The coronavirus most likely first appeared in humans after being transmitted from an animal, a team of international and Chinese scientists looking for the origins of COVID-19 said Tuesday, saying an alternate theory that the virus leaked from a Chinese lab was unlikely.
A closely watched visit by World Health Organization (WHO) experts to Wuhan – the Chinese city where the first coronavirus cases were discovered – did not dramatically change the current understanding of the early days of the pandemic, said Peter Ben Embarek, the leader of the WHO mission.
But it did "add details to that story,” he said at a news conference as the group wrapped up a four-week visit to the city.
And it allowed the joint Chinese-WHO team to further explore the lab leak theory – which former U.S. President Donald Trump and officials from his administration had put forward without evidence – and decide it was unlikely. The Wuhan Institute of Virology is home to many different virus samples, leading to allegations that it may have been the source of the original outbreak, whether on purpose or accidentally.
Embarek, a WHO food safety and animal disease expert, said experts now consider the possibility of such a leak so improbable that it will not be suggested as an avenue of future study. But another team member, Danish scientist Thea Koelsen Fischer, told reporters that team members could not rule out the possibility of further investigation and new leads.
China had already strongly rejected the possibility of a leak and has promoted other theories. The Chinese and foreign experts considered several ideas for how the disease first ended up in humans, leading to a pandemic that has now killed more than 2.3 million people worldwide.
Embarek said the initial findings suggest the most likely pathway the virus followed was from a bat to another animal and then to humans, adding that would require further research.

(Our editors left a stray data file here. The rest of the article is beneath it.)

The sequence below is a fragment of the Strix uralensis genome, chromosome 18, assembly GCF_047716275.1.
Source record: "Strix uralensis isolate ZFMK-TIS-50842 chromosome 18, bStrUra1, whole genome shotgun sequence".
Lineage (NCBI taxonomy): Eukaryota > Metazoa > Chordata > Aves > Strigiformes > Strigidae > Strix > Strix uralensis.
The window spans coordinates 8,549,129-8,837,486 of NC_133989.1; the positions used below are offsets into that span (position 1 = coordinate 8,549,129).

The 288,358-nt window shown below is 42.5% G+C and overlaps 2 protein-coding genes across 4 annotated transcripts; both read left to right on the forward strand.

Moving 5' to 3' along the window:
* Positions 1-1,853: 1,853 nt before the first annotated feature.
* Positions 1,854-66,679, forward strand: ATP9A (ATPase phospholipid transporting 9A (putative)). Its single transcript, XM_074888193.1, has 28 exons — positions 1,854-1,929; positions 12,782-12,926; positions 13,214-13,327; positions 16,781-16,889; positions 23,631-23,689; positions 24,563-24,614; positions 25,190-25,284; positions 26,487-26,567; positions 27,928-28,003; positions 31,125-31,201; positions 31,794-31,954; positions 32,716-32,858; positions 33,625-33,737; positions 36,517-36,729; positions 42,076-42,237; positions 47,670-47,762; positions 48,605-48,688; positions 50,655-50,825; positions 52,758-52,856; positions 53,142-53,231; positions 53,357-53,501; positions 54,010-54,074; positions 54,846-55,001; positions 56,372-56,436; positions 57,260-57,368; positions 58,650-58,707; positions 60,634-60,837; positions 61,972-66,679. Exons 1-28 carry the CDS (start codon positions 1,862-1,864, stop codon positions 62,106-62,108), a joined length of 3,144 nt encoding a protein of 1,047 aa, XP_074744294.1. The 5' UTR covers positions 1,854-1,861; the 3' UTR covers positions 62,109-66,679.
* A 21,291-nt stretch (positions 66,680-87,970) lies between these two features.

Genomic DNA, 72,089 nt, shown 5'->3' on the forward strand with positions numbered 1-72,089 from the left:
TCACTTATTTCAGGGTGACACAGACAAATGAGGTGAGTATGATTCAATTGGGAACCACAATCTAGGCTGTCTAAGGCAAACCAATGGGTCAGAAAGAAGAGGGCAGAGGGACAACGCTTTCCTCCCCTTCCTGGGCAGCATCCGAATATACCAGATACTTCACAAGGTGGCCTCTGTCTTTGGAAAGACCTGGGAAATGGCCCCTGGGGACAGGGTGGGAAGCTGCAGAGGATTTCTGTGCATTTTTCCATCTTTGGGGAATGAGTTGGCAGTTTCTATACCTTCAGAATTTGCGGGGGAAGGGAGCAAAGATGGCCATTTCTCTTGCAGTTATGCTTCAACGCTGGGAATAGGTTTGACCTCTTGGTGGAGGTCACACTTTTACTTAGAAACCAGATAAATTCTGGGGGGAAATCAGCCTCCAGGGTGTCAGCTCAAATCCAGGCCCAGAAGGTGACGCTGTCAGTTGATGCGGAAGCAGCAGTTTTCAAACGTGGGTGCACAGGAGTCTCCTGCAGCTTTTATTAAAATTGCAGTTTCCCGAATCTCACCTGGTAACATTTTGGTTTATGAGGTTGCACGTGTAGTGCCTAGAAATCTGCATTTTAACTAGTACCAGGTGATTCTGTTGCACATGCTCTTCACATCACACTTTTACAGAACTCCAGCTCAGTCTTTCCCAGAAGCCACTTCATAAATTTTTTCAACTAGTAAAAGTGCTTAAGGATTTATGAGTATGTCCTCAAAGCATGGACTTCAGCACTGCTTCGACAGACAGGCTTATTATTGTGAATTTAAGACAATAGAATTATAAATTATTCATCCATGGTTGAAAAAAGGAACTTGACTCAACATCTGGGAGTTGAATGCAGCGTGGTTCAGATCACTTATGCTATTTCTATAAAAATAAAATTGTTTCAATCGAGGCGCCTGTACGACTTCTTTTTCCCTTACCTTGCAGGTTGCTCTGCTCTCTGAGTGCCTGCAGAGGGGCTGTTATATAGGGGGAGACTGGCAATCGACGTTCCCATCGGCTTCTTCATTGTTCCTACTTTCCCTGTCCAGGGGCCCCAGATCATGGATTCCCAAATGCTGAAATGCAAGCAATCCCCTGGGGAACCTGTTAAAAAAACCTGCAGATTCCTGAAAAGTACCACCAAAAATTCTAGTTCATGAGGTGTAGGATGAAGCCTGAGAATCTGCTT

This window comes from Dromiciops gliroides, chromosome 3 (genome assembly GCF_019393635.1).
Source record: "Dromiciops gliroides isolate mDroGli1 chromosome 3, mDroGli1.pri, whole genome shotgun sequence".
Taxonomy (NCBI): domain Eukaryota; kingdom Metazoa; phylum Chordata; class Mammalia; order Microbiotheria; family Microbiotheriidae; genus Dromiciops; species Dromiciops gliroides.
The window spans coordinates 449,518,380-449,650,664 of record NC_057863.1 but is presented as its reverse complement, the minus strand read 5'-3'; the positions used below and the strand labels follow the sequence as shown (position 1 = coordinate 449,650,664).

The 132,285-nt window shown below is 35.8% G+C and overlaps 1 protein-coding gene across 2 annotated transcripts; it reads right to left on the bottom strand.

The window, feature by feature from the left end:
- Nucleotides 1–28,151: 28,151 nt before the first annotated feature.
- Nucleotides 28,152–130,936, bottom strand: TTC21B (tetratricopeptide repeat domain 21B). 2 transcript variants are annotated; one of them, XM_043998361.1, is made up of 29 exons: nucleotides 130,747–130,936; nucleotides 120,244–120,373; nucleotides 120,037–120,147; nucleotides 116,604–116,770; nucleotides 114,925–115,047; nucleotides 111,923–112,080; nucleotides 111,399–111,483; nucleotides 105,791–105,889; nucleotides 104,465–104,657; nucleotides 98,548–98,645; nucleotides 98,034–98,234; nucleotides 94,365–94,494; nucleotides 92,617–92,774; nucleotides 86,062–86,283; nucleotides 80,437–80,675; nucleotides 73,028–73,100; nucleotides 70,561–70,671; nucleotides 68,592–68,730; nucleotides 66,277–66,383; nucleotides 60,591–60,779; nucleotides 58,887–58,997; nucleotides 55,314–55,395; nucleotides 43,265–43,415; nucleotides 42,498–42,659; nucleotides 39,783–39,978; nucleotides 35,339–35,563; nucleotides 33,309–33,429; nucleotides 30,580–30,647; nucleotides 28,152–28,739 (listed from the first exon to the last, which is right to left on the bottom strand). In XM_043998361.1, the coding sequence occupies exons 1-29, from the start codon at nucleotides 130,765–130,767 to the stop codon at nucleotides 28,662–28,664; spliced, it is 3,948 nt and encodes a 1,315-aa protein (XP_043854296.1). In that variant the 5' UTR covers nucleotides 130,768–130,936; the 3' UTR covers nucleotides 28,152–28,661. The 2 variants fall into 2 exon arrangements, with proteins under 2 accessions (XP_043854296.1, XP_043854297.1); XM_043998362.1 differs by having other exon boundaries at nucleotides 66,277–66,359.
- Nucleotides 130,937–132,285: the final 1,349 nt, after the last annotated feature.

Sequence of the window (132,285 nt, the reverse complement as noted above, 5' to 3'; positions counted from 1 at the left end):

"The findings suggest that the laboratory incidents hypothesis is extremely unlikely to explain the introduction of the virus to the human population," he said.
Liang Wannian, the head of the Chinese side, noted that there was no sample of the virus that causes COVID-19 in the lab – and thus it could not have come from there.
The mission was intended to be an initial step in the process of understanding the origins of the virus, which scientists have posited may have passed to humans through a wild animal, such as a pangolin or bamboo rat. Transmission directly from bats to humans or through the trade in frozen food products are also possibilities, Embarek said.
The WHO team's visit is politically sensitive for Beijing, which is concerned about being blamed for alleged missteps in its early response to the outbreak. An Associated Press (AP) investigation has found that the Chinese government put limits on research into the outbreak and ordered scientists not to speak to reporters.
Still, one member of the WHO team, British-born zoologist Peter Daszak, told AP last week that they enjoyed a greater level of openness than they had anticipated, and that they were granted full access to all sites and personnel they requested.
Koelsen Fischer said she did not get to see the raw data and had to rely on an analysis of the data that was presented to her. But she said that would be true in most countries.
The team – which includes experts from 10 countries who arrived on Jan. 14 – visited the Huanan Seafood Market, the site of an early cluster of cases in late 2019.
Marion Koopmans, a Dutch virologist on the team, said that some animals at the market were susceptible or suspected to be susceptible to the virus, including rabbits and bamboo rats. And some could be traced to farms or traders in regions that are home to the bats that carry the closest related virus to the one that causes COVID-19.
She said the next step would be to look more closely at farms.
Liang, the head of the Chinese team, said the virus also appeared to have been spreading in parts of the city other than the market, so it remains possible that the virus originated elsewhere.
The team found no evidence that the disease was spreading widely any earlier than the initial outbreak in the second half of December 2019.
"We haven’t been able to fully do the research, but there is no indication there were clusters before what we saw happen in the later part of December in Wuhan,” Liang said.
The visit by the WHO team took months to negotiate. China only agreed to it amid international pressure at the WHO's World Health Assembly meeting last May, and Beijing has continued to resist calls for a strictly independent investigation.
While China has weathered some localized resurgences of infection since getting the outbreak under control last year, life in Wuhan itself has largely returned to normal.